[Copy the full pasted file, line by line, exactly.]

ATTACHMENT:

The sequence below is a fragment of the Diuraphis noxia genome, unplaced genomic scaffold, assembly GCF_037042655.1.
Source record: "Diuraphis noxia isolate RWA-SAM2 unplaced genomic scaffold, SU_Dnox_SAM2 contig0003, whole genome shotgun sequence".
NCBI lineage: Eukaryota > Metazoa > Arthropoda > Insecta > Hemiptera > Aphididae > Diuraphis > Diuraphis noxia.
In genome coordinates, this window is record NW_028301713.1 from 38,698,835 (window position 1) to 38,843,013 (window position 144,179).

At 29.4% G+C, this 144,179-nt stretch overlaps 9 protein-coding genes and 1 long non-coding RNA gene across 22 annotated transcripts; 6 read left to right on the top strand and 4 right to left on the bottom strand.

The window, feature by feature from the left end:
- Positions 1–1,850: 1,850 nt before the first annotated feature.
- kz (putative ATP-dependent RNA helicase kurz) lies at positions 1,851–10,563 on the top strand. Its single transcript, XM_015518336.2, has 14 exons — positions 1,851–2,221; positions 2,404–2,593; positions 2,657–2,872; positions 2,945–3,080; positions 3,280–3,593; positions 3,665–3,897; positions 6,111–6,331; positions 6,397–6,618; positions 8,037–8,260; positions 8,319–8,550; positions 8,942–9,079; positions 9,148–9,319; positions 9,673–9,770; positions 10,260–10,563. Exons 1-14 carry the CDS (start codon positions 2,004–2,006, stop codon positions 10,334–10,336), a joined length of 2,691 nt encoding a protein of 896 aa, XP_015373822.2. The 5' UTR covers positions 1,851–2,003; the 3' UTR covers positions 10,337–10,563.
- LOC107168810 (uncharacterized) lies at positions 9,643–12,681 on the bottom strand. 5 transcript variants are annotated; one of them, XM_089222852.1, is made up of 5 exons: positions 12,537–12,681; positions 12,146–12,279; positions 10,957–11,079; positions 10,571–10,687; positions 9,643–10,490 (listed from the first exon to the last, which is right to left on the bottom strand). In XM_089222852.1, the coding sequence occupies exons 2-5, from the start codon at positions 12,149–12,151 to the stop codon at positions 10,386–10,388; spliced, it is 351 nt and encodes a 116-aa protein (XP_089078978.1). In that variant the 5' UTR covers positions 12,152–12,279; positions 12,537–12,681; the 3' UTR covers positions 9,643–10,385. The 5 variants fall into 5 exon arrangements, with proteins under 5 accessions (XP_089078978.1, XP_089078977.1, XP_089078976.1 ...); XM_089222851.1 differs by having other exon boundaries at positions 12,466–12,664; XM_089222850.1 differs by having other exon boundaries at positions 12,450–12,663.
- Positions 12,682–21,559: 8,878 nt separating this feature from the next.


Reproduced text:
The sequence below is a fragment of the Diuraphis noxia genome, unplaced genomic scaffold, assembly GCF_037042655.1.
Source record: "Diuraphis noxia isolate RWA-SAM2 unplaced genomic scaffold, SU_Dnox_SAM2 contig0003, whole genome shotgun sequence".
NCBI lineage: Eukaryota > Metazoa > Arthropoda > Insecta > Hemiptera > Aphididae > Diuraphis > Diuraphis noxia.
In genome coordinates, this window is record NW_028301713.1 from 38,698,835 (window position 1) to 38,843,013 (window position 144,179).

At 29.4% G+C, this 144,179-nt stretch overlaps 9 protein-coding genes and 1 long non-coding RNA gene across 22 annotated transcripts; 6 read left to right on the top strand and 4 right to left on the bottom strand.

The window, feature by feature from the left end:
- Positions 1–1,850: 1,850 nt before the first annotated feature.
- kz (putative ATP-dependent RNA helicase kurz) lies at positions 1,851–10,563 on the top strand. Its single transcript, XM_015518336.2, has 14 exons — positions 1,851–2,221; positions 2,404–2,593; positions 2,657–2,872; positions 2,945–3,080; positions 3,280–3,593; positions 3,665–3,897; positions 6,111–6,331; positions 6,397–6,618; positions 8,037–8,260; positions 8,319–8,550; positions 8,942–9,079; positions 9,148–9,319; positions 9,673–9,770; positions 10,260–10,563. Exons 1-14 carry the CDS (start codon positions 2,004–2,006, stop codon positions 10,334–10,336), a joined length of 2,691 nt encoding a protein of 896 aa, XP_015373822.2. The 5' UTR covers positions 1,851–2,003; the 3' UTR covers positions 10,337–10,563.
- LOC107168810 (uncharacterized) lies at positions 9,643–12,681 on the bottom strand. 5 transcript variants are annotated; one of them, XM_089222852.1, is made up of 5 exons: positions 12,537–12,681; positions 12,146–12,279; positions 10,957–11,079; positions 10,571–10,687; positions 9,643–10,490 (listed from the first exon to the last, which is right to left on the bottom strand). In XM_089222852.1, the coding sequence occupies exons 2-5, from the start codon at positions 12,149–12,151 to the stop codon at positions 10,386–10,388; spliced, it is 351 nt and encodes a 116-aa protein (XP_089078978.1). In that variant the 5' UTR covers positions 12,152–12,279; positions 12,537–12,681; the 3' UTR covers positions 9,643–10,385. The 5 variants fall into 5 exon arrangements, with proteins under 5 accessions (XP_089078978.1, XP_089078977.1, XP_089078976.1 ...); XM_089222851.1 differs by having other exon boundaries at positions 12,466–12,664; XM_089222850.1 differs by having other exon boundaries at positions 12,450–12,663.
- Positions 12,682–21,559: 8,878 nt separating this feature from the next.